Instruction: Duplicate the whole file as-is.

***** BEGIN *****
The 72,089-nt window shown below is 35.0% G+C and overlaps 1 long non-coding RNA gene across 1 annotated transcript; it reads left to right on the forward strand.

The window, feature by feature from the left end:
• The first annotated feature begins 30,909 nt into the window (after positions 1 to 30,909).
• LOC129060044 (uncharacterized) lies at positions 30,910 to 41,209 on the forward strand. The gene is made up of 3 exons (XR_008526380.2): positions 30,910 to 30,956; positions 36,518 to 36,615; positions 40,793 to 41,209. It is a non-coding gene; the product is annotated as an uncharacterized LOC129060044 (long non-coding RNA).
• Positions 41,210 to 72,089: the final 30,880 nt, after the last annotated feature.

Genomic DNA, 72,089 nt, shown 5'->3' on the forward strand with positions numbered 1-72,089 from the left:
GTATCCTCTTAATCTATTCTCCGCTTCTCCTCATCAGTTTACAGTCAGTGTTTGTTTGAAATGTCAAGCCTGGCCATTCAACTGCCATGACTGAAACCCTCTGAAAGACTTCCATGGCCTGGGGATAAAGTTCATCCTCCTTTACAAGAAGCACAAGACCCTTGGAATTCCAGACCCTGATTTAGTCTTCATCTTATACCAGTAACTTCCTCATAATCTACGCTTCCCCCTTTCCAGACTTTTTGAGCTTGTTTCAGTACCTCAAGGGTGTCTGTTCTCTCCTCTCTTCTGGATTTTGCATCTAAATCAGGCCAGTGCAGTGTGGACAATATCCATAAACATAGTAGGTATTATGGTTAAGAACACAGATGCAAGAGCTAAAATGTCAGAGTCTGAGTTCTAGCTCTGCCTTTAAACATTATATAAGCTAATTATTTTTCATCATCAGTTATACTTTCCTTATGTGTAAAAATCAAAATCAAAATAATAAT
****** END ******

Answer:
The 72,089-nt window shown below is 35.0% G+C and overlaps 1 long non-coding RNA gene across 1 annotated transcript; it reads left to right on the forward strand.

The window, feature by feature from the left end:
• The first annotated feature begins 30,909 nt into the window (after positions 1 to 30,909).
• LOC129060044 (uncharacterized) lies at positions 30,910 to 41,209 on the forward strand. The gene is made up of 3 exons (XR_008526380.2): positions 30,910 to 30,956; positions 36,518 to 36,615; positions 40,793 to 41,209. It is a non-coding gene; the product is annotated as an uncharacterized LOC129060044 (long non-coding RNA).
• Positions 41,210 to 72,089: the final 30,880 nt, after the last annotated feature.

Genomic DNA, 72,089 nt, shown 5'->3' on the forward strand with positions numbered 1-72,089 from the left:
GTATCCTCTTAATCTATTCTCCGCTTCTCCTCATCAGTTTACAGTCAGTGTTTGTTTGAAATGTCAAGCCTGGCCATTCAACTGCCATGACTGAAACCCTCTGAAAGACTTCCATGGCCTGGGGATAAAGTTCATCCTCCTTTACAAGAAGCACAAGACCCTTGGAATTCCAGACCCTGATTTAGTCTTCATCTTATACCAGTAACTTCCTCATAATCTACGCTTCCCCCTTTCCAGACTTTTTGAGCTTGTTTCAGTACCTCAAGGGTGTCTGTTCTCTCCTCTCTTCTGGATTTTGCATCTAAATCAGGCCAGTGCAGTGTGGACAATATCCATAAACATAGTAGGTATTATGGTTAAGAACACAGATGCAAGAGCTAAAATGTCAGAGTCTGAGTTCTAGCTCTGCCTTTAAACATTATATAAGCTAATTATTTTTCATCATCAGTTATACTTTCCTTATGTGTAAAAATCAAAATCAAAATAATAAT